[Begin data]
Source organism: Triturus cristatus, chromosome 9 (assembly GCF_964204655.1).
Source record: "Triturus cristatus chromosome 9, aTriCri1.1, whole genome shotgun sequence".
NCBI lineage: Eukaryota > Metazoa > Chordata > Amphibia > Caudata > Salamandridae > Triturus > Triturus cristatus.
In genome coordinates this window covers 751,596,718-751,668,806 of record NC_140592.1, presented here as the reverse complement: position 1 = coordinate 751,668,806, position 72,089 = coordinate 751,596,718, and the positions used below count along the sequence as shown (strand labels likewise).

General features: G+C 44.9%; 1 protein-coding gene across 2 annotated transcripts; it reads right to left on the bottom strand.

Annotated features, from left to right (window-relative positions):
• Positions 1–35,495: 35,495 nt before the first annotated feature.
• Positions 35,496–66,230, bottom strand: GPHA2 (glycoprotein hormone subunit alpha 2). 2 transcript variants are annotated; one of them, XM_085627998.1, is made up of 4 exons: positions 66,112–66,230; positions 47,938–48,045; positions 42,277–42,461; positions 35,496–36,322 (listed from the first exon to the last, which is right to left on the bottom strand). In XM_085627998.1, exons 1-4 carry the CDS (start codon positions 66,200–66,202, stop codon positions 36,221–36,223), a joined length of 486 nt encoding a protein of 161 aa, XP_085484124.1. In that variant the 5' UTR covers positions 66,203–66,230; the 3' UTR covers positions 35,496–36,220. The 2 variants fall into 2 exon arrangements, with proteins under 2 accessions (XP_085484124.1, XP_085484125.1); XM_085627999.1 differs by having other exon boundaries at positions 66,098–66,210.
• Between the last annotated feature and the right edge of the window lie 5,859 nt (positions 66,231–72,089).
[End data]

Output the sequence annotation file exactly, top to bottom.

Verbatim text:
Source organism: Triturus cristatus, chromosome 9 (assembly GCF_964204655.1).
Source record: "Triturus cristatus chromosome 9, aTriCri1.1, whole genome shotgun sequence".
NCBI lineage: Eukaryota > Metazoa > Chordata > Amphibia > Caudata > Salamandridae > Triturus > Triturus cristatus.
In genome coordinates this window covers 751,596,718-751,668,806 of record NC_140592.1, presented here as the reverse complement: position 1 = coordinate 751,668,806, position 72,089 = coordinate 751,596,718, and the positions used below count along the sequence as shown (strand labels likewise).

General features: G+C 44.9%; 1 protein-coding gene across 2 annotated transcripts; it reads right to left on the bottom strand.

Annotated features, from left to right (window-relative positions):
• Positions 1–35,495: 35,495 nt before the first annotated feature.
• Positions 35,496–66,230, bottom strand: GPHA2 (glycoprotein hormone subunit alpha 2). 2 transcript variants are annotated; one of them, XM_085627998.1, is made up of 4 exons: positions 66,112–66,230; positions 47,938–48,045; positions 42,277–42,461; positions 35,496–36,322 (listed from the first exon to the last, which is right to left on the bottom strand). In XM_085627998.1, exons 1-4 carry the CDS (start codon positions 66,200–66,202, stop codon positions 36,221–36,223), a joined length of 486 nt encoding a protein of 161 aa, XP_085484124.1. In that variant the 5' UTR covers positions 66,203–66,230; the 3' UTR covers positions 35,496–36,220. The 2 variants fall into 2 exon arrangements, with proteins under 2 accessions (XP_085484124.1, XP_085484125.1); XM_085627999.1 differs by having other exon boundaries at positions 66,098–66,210.
• Between the last annotated feature and the right edge of the window lie 5,859 nt (positions 66,231–72,089).